Quick linking post — was quoted over on Skepchick in re Richard Dawkins’ latest nonsense, wherein he rails against warning rape victims about rape discussion on college campuses. I need to write a fuller post about how exactly people are getting this wrong, but this is a great one-two punch.
Dawkins is right about one thing: Secular Safezones have an important place, especially in areas where being non-religious (or not belonging to the majority religion) can lead to marginalization. But if he acknowledges that, how can he argue that same care isn’t warranted for those coping with PTSD from rape, assault, or other trauma? Does Richard Dawkins think there isn’t enough oppression to go around? That if he shows compassion for victims of assault or rape, his pet cause won’t get enough recognition? Or is the reality more damning?
Spoiler warning: the contents of this post includes discussion about trigger warnings. Douchebag discretion is advised.
A promoted guest post by timberwraith on this comment, reprinted with permission. It was too good to leave in the muck of some of its surrounding nonsense.
I see a variation of the usual cis-centric perspective of, “We just need to get down to brass tacks and accept the reality of male and female!” being trotted out in the comments. This time, it’s all about which gametes a person’s body produces.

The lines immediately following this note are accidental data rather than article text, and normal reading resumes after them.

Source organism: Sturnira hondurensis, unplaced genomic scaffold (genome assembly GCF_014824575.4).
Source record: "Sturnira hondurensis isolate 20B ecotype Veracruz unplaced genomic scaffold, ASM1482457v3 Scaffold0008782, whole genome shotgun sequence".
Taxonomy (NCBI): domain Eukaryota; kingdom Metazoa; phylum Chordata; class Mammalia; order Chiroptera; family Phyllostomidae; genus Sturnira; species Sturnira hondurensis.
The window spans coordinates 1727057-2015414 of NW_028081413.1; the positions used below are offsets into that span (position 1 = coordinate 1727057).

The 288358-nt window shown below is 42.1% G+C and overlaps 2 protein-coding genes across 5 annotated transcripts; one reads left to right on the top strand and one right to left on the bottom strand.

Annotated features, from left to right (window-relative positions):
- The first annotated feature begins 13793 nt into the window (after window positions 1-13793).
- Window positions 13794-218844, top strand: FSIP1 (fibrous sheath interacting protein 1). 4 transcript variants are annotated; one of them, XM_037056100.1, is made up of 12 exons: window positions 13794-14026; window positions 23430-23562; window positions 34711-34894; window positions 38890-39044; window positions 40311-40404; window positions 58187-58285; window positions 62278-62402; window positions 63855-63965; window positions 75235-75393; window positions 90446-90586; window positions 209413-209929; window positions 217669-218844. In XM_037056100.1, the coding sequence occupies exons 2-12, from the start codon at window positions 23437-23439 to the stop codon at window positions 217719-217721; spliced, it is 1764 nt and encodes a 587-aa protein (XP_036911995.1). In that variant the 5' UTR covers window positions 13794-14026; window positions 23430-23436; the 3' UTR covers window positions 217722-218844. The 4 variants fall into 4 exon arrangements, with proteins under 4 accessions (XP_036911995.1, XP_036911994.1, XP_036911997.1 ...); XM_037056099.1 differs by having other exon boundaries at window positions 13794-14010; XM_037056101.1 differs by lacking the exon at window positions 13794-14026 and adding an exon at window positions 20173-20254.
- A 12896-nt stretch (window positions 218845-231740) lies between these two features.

If only it were that simple.
Look, if societies treated one’s ability to produce particular gametes in ways as neutral as nose shape, eye color, thyroid function, or hemoglobin levels, then the designation of male or female wouldn’t be much of an issue. No one would care if some felt compelled to employ medical procedures in order to assume secondary sexual characteristics and genital configurations commonly associated with certain modes of gametes production. It would be akin to changing one’s hair color or eye color—a medically intensive process, but still socially trivial.
That is not the world we live in.
Continue reading “Guest post: Gametes don’t prescribe your gender either”
This is an experience that I’ve been steeped in and have been actively fighting for almost a decade now. I’m exhausted. It’s why I really just want to blog about things I like right now.